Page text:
Your head does a pretty great job of keeping your brain safe most of the time. Your skull can take a lot of jostling before your thinker suffers damage.
But it isn't really designed to take on projectiles or sharp objects or the ground at 45 miles per hour, so over the years we've wrapped up in all sorts of crazy materials in various shapes to try to keep our brains safe.
Helmets were arguably the earliest focus of protective wear, and their development dates back to ancient times. Assyrians and Persians created some of the first head protectors, and early models looked like cones or skull caps made of leather and iron. But it was the Greeks who finally gave head gear proper attention. Craftsmen developed bronze helmets that looked more like metal masks, covering almost everything from the shoulders up. Breathing and seeing were (barely) permitted, directed through a small opening in the front of the mask.
By the year 1200, people were essentially placing metal cans over their heads: cylindrical with a flat top. Three hundred years later we finally figured out that rounding off the top of a helmet was not only more comfortable, but would let a blow slide off instead of catching the force straight on. Helmets around this time also had hinges so the neck/face/head piece could fit on snugly. Some also had a visor that could be lifted to provide better vision.
But then, in the 18th and 19th centuries, helmets kind of disappeared. When firearms started to take the place of weapons like the spear and sword, head armor fell by the wayside.
Steel helmets popped up again during WWI (the French, of course, were first to strut the fashion, followed by the British and the Germans), but not first and foremost to protect them from a well-trained gunshot. The metal caps were mainly valued for protection against another kind of war debris: artillery shell fragments—though the rounded caps also deflected glancing bullets.
Up until the about this time, helmets were about keeping your head safe from an enemy. But the craftsmanship wouldn't have protected you if you fell. Hard steel, after all, isn't much of a cushion. Around the turn of the century people aimed for something that could keep our heads from cracking during dangerous leisure activities and sports. It wasn't until 1940 that the first professional sports organisation decided that head gear might not be such a bad idea. The American National Football League embraced safety earlier than most, but it took the National Operating Committee on Standards for Athletic Equipment 30 more years to put rules in place stipulating specific helmet requirements.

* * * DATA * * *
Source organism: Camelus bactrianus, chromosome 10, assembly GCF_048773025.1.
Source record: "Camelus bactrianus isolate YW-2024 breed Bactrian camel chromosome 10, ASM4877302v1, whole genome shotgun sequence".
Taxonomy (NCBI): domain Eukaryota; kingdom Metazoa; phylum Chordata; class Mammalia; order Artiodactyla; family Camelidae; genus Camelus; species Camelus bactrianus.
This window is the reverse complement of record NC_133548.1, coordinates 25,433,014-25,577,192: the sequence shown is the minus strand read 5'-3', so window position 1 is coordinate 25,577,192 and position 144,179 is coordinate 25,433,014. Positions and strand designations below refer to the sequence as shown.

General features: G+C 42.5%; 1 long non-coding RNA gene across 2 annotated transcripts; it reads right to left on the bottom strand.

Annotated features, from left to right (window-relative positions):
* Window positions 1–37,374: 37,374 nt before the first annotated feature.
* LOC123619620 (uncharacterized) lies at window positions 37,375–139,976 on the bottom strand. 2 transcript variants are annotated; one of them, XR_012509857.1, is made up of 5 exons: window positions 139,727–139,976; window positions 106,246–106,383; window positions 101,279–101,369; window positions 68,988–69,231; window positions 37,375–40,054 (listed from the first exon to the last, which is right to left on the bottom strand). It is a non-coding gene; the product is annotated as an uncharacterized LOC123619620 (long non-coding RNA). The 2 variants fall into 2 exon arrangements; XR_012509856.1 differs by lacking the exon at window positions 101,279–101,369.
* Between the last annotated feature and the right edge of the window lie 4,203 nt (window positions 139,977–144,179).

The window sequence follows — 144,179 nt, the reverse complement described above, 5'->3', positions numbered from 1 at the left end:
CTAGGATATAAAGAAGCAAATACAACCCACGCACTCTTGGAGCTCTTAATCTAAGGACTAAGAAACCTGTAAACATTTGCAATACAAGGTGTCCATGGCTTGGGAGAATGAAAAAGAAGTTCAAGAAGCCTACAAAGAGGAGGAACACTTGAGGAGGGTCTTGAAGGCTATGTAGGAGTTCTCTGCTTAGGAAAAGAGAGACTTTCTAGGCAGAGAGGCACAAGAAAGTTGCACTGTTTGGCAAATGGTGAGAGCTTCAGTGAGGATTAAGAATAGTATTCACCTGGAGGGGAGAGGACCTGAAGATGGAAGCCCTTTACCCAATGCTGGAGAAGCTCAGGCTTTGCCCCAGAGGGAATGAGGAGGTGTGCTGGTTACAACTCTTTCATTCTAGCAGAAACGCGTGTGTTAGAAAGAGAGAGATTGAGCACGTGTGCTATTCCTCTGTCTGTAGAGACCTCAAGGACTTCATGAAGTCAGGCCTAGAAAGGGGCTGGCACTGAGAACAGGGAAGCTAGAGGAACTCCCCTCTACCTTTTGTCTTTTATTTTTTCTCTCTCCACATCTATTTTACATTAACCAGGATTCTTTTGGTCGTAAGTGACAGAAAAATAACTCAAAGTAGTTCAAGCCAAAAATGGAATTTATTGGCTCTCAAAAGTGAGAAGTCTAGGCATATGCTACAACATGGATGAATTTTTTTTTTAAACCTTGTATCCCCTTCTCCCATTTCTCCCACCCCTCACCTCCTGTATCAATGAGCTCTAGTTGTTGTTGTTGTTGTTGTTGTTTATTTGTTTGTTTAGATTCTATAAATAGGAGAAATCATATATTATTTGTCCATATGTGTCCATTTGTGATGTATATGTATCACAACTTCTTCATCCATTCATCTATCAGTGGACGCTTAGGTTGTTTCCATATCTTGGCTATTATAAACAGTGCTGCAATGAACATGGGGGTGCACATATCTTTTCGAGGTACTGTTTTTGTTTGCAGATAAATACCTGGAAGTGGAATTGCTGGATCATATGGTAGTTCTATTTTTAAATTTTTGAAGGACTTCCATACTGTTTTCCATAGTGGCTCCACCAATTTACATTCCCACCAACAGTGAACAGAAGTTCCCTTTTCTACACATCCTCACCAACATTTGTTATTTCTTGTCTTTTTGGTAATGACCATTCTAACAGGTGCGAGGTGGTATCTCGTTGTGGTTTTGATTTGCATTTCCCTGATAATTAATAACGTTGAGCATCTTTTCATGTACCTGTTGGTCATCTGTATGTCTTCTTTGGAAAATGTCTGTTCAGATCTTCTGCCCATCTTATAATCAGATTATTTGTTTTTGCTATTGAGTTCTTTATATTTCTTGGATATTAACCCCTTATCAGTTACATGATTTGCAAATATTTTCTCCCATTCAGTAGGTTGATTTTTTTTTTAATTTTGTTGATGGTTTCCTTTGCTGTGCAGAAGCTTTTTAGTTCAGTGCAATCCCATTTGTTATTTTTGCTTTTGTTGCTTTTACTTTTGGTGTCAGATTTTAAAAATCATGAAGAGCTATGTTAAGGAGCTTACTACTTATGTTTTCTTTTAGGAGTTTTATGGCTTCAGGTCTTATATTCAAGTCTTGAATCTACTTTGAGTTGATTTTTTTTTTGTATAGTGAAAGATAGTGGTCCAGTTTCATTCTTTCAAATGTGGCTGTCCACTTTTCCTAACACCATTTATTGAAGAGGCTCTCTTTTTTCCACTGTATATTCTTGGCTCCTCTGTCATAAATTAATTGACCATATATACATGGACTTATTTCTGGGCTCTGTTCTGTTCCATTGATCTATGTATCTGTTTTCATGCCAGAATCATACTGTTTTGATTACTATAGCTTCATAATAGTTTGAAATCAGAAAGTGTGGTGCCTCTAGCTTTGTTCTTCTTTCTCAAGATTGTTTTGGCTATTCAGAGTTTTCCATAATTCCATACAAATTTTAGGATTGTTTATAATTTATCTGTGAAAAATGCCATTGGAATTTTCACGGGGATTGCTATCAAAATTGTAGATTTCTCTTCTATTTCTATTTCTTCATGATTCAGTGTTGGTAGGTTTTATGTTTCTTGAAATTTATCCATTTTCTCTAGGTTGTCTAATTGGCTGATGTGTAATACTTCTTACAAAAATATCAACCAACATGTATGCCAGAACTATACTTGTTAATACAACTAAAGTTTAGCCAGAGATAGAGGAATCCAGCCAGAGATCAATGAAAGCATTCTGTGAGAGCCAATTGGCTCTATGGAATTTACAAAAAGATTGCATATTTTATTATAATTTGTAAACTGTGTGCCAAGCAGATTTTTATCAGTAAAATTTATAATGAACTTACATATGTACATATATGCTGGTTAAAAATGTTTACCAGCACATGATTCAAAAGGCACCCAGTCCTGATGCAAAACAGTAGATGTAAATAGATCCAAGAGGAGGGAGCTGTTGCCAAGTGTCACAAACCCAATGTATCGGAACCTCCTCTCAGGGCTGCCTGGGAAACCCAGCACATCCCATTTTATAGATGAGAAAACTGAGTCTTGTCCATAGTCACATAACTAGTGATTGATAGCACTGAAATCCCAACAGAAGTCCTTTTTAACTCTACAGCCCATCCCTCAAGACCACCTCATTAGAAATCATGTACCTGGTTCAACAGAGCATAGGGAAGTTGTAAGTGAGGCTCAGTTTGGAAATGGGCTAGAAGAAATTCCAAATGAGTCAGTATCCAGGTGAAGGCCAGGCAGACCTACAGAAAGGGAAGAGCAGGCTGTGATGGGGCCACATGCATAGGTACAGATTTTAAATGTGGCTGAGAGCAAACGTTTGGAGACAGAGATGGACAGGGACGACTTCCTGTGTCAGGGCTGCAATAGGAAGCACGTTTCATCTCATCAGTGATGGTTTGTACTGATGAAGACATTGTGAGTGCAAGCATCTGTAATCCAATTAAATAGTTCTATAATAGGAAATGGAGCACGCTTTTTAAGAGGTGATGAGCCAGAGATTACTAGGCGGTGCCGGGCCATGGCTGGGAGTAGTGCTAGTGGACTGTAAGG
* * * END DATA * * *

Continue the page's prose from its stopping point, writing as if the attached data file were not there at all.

Today each activity is topped with a helmet tuned to the task at hand. Are you going to bash your head repeatedly into other players and the ground? Then you need something that is engineered to withstand the repeated abuse. For something like a football helmet, Hilgard Muller, Industrial Design Director of Easton Bell-Sports (Bell helmets should, um, ring a bell), explains expanded polypropylene does the trick for chronic battering. "You can repeatedly hit it and it will always return to its original shape," explains Muller.
Great for sports, but not for say, bombing down a mountain on your bike. That's because EPP is a little weighty for a sport that prizes lightness. Also: bikers require vents, so more protection must be packed into less space. Expanded polystyrene, which is higher-density than EPP, provides enough structure and cushion for one big impact without having to surround the whole sweaty dome.
In fact, trying to get the helmet light and aerodynamic, says Muller, has led to all sorts of innovations in materials that please cyclists without them ever knowing what's baked into their lid. Here's the thing with bike helmets: they need to save your skull when you slam into the pavement at crazy speeds, but they also need to work when you can't get your shoe out of the pedal and you slowly tumble over. Each unfortunate incident requires a unique construction and foam density. If it's too dense, it will feel like hitting bricks if you tip over rather than slam into something at high velocity. "At too high a density, the foam can't crush," says Muller. "You need to design a helmet that can work for both scenarios."
The solution, Muller says, is geometry. By constructing the foam in precisely planned shapes, helmet engineers can manipulate how the material will behave. This way, for example, high-density foam can act more like the low-density variety when they want it to.
Helmet developers have also taken a tip from traditional construction projects. Like rebar reinforcements in concrete, designers layer in structural reinforcements such as carbon fiber that toughen up helmets.
And of course after all that, designers need to make helmets pretty. Because if you can't get people to wear them, the centuries of designing around our noggin do no good at all. The Corinthians did it with broom-like decorations; today it's stripes, and lightening bolts.